1986 600 EX (6208) : 6-speed SIS
1987 7400 : 7-speed 1050 : 6.speed
1988 7400 : 8-speed 600 Ultegra 'Tricolor' (6400) : 7-speed SIS
1989 updated for 7-speed

(RD-1051, SL-1051)

1990 7400 : STI levers 1055: renamed to 105SC


1992 600 Ultegra (6402) : 8-speed SIS and STI levers
1993 FC-7410 low profile crankset
FD-7410 front derailleur
105SC : 8-speed
1996 7700 : 9-speed
1997 6500 : Name shortened to just Ultegra : 9-speed
1998 25th Anniversary Groupset
1999 5500 : 9-speed
2001 4400 : 9-speed
2002 3300 : 8-speed
2003 7800 : 10-speed 2200
2005 6600 : 10-speed
2006 5600 : 10-speed 4500 : 9-speed
2008 7900 : 10-speed 3400 : 9-speed
2009 7970 : 10-speed Di2 6700 : 10-speed 2300 : 8-speed
2010 5700 : 10-speed
2011 6770 : 10-speed Di2 4600 : 10-speed
2012 9000 : 11-speed

9070 : 11-speed Di2

3500  : 9-speed with STI
2013 6800 : 11-speed 2400 : 8-speed
2014 6870 : 11-speed Di2 5800 : 11-speed[18][19]
2015 4700 : 10-speed[20]
2016 R9100 : 11-speed
R9120 : 11-speed, w/ disc brakes
R9150 : 11-speed Di2
R9170 : 11-speed Di2, w/ disc brakes
R3000 : 9-speed internal cable routing
2017 R8000 : 11-speed[21]
R8020 : 11-speed, w/ disc brakes
R8050 : 11-speed Di2
R8070 : 11-speed Di2, w/ disc brakes
R2000 : 8-speed internal cable routing
2018 R7000 : 11-speed[22]
R7020 : 11-speed, w/ disc brakes
2019 4720 : 10-speed, w/ disc brakes[23]
2021 R9250: 12-speed Di2
R9270: 12-speed Di2, w/ disc brakes
R8150: 12-speed Di2
R8170: 12-speed Di2, w/ disc brakes
2022 R7150: 12-speed Di2, w/ disc brakes [24]
2023 R7120: 12-speed, w/ disc brakes

Mountain groupsets


The first Shimano MTB groupset was Deore XT in 1983. It was based on a 1981 Deore derailleur built for touring.

Mountain bike groupsets include:

groupset XTR Saint Deore XT SLX Cues Deore Alivio Acera Altus Essa
1983 M700: 6-speed
1987 M730: indexed 6-speed MT60: 6-speed
1989 M732: 7-speed MT62: 7.speed (Deore II) M500: 7-speed (Mountain LX) M450: 6-speed (Exage Mountain) M350: 6-speed (Exage Trail) M250: 6-speed (Exage Country)
1990 M735: 7-speed Rapidfire M650/550: 7-speed (Deore DX/Deore LX) 500LX: 7-speed (Exage) 400LX: 7-speed (Exage) 300LX: 7-speed (Exage) 200GS: 7-speed
1992 M900: 8-speed rapidfire+
1993 M560 : 7-speed (Deore LX) M520 : 7-speed (Exage ES) (discontinued) M320 : 7-speed (Exage LT) A10, A20, C10 : 7-speed

C20 : 6-speed

1994 M737: 8-speed MC30/31 : 7-speed (STX/STX-SE) MC10/MC11 : 7-speed (Alivio) (discontinued) C50 : 6-speed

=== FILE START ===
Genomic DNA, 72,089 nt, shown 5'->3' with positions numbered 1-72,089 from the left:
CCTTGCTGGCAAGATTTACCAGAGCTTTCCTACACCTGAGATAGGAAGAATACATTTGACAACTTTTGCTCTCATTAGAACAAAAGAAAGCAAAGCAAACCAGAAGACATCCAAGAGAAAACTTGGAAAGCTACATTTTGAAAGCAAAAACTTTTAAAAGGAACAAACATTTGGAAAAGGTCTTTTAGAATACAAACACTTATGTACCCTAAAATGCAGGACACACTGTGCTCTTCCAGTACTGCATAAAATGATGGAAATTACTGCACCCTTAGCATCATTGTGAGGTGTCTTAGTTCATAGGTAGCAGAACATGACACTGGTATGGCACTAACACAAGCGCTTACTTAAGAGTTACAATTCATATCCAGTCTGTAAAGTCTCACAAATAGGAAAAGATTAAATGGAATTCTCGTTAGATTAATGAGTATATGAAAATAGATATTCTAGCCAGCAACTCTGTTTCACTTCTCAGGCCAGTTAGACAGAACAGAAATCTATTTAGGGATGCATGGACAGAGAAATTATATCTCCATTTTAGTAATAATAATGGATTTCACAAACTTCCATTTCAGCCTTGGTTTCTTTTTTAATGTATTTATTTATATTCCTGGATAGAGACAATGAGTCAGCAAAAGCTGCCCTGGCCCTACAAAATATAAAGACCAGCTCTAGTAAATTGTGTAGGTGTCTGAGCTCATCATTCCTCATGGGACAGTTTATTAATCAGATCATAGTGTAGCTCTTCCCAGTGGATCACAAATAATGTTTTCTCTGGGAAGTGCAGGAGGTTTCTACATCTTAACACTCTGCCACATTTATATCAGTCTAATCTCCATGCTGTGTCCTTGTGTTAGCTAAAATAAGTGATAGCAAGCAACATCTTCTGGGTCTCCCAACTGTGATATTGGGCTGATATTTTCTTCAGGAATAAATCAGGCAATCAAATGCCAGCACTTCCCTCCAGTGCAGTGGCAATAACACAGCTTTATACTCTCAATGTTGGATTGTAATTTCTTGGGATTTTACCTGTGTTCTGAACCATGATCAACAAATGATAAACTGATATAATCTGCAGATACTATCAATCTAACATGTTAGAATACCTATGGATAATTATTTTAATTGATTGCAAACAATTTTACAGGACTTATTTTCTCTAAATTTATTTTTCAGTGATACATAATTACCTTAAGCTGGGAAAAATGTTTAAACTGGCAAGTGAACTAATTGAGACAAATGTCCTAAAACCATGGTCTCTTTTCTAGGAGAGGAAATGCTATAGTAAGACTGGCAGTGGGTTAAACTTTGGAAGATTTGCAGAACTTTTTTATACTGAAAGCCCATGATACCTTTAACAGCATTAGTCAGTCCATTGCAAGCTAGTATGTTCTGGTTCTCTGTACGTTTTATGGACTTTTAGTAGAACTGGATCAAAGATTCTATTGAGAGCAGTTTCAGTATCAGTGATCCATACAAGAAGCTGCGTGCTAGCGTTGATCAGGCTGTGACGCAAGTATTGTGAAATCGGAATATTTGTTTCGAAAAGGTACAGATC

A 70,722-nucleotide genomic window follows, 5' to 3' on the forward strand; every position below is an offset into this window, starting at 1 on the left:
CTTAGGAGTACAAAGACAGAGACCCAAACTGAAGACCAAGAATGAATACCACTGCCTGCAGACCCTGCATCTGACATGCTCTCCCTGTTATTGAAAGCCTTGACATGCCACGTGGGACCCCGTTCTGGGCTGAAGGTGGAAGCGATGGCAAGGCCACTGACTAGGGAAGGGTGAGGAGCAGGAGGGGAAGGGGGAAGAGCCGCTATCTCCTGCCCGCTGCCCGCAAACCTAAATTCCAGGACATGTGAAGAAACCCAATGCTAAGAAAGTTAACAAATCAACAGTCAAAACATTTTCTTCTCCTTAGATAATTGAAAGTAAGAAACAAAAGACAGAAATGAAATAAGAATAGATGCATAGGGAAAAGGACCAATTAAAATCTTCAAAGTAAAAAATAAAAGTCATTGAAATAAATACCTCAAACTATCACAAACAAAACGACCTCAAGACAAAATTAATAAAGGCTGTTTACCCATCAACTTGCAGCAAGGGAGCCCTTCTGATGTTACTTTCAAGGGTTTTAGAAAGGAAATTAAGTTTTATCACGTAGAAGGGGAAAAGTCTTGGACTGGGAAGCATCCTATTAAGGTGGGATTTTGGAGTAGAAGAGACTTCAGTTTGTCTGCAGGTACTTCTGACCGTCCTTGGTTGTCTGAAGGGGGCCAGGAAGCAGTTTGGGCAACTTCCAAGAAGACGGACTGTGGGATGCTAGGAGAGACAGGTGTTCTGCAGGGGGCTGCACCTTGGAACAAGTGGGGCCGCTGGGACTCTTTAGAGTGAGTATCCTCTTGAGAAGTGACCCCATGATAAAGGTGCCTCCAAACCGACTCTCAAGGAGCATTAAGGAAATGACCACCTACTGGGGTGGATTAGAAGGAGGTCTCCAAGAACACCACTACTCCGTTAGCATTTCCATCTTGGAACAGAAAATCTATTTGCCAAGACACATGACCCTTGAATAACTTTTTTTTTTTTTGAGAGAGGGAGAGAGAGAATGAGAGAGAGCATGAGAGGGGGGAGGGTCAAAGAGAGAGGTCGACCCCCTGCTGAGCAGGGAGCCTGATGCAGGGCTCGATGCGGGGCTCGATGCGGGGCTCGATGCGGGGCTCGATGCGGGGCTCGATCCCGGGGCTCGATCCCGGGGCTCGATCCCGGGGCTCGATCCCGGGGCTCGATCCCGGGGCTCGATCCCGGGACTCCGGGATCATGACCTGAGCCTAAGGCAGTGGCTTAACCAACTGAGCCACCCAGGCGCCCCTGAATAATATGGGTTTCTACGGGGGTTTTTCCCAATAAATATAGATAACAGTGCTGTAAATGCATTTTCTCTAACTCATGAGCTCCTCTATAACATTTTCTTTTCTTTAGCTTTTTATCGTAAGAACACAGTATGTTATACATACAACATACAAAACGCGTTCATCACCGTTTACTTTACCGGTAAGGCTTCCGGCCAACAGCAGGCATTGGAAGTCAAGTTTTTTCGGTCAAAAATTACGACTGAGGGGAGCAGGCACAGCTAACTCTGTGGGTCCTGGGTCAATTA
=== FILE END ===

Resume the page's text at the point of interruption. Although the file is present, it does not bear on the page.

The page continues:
1995 M910: 8-speed M565 : 8-speed (Deore LX) MC32/MC33 : 7-speed (STX/STX-RC) MC12 : 7-speed M290 : 7-speed (Acera-X) C90 : 7-speed
1996 M950: 8-speed M739: 8-speed M567 : 8-speed (Deore LX) MC34/MC36 : 7-speed (STX/STX-RC) MC14 : 7-speed
1997 M569 : 8-speed (Deore LX) MC37/MC38 : 7/8-speed (STX/STX-RC) MC16 : 7-speed CT92 : 7-speed
1998 M951: 8-speed M291 : 7-speed (Acera X)
1999 M952 : 9-speed M750 : 9-speed M570 : 9-speed (Deore LX) MC18 : 8-speed M330 : 8-speed
2000 M510 : 9-speed (Deore) MC20 : 8-speed
2002 M340 : 8-speed CT95 : 8-speed
2003 M960 : 9-speed M800 : 9-speed M760 : 9-speed
2004 M580 : 9-speed (Deore LX)
2005 M530 : 9-speed M410 : 8-speed
2006 M970 : 9-speed M801 : 9-speed
2007 M770 : 9-speed M310 : 8-speed
2008 M810 : 9-speed M660/T660 : 9-speed (SLX/Deore LX) M360 : 8-speed
2009 M590 : 9-speed
2010 M980 : 10-speed M773 : 10-speed M663 : 10-speed M430 : 9-speed
2011 M985 : 10-speed M780/T780 : 10-speed M593 : 10-speed M390 : 9-speed
2012 M986 : 10-speed M820 : 10-speed M781/786 : 10-speed M670/T670 : 10-speed (SLX/Deore LX)
2013 M610/T610: 10-speed M370: 9-speed
2014 M9000: 11-speed

M9050: 11-speed Di2

M4000/T4000: 9-speed
2015 M8000: 11-speed M3000/T3000: 9-speed
2016 T8000: 10-speed

M8050: 11-speed Di2

M7000: 11-speed
2017 M6000/T6000: 10-speed M2000: 9-speed
2018 M9100 : 12-speed New Freehub[25]
2019 M8100: 12-speed M7100: 12-speed
2020 M6100: 12-speed

M5100: 11-speed

M4100: 10-speed

M3100: 9-speed
2023 M8150: 12-speed Di2 for eMTB U4000: 9-speed

U6000: 10-speed U8000: 11-speed

2024 U2000: 8-speed

Other groupsets


Other current and previous groupsets include:

Groupsets no longer offered include:



Shimano offers a range of fishing tackles including reels, rods, lines, lures, as well as various fishing accessories, apparels and electronics.[31] Their spinning reels are their best-selling product series in the world.[32]



Shimano also offers a range of foot stretcher systems for rowing called SRD (Shimano Rowing Dynamics). The system consists of individualised rowing shoes and a foot stretcher to affix the shoes to. [33]



Shimano has 13,000 employees (2017). Shimano runs fabrications in Australia, China, Germany, India, Indonesia, Japan, Malaysia, Mexico, the Philippines, Singapore, Taiwan, Thailand, the United Kingdom, the United States, and Vietnam.[34]



Shimano is a founding member of the Global Alliance for EcoMobility, an international partnership that works to promote EcoMobility and thus reduce citizens’ dependency on private motorized vehicles worldwide.[35] The EcoMobility Alliance was founded by a group of leading global organizations on the occasion of the Climate Change Conference in Bali in December 2007.



Shimano sponsors a wide range of organisations, cycling events and athletes. Some notable sponsees include:

Financial results

This section needs to be updated. Please help update this article to reflect recent events or newly available information. (March 2018)
Financial results[43][44][45]
Year 2005 2006 2007 2008 2009 2010 2011 2012 2013 2014 2015 2016 2017 2018 2019
Revenue (in $ billion) 1.8 1.8 2.3 2.5 2.0 2.1 2.2 2.5 2.8 2.8 3.1 2.8 3.0 3.2 3.37
Operating Margin (%) 15 12.3 14.8 15 11 - - - - - - - - -
Free Cash Flow (in $ million) 200 98 252 109 373 - - - 261 231 452 297 500 650

See also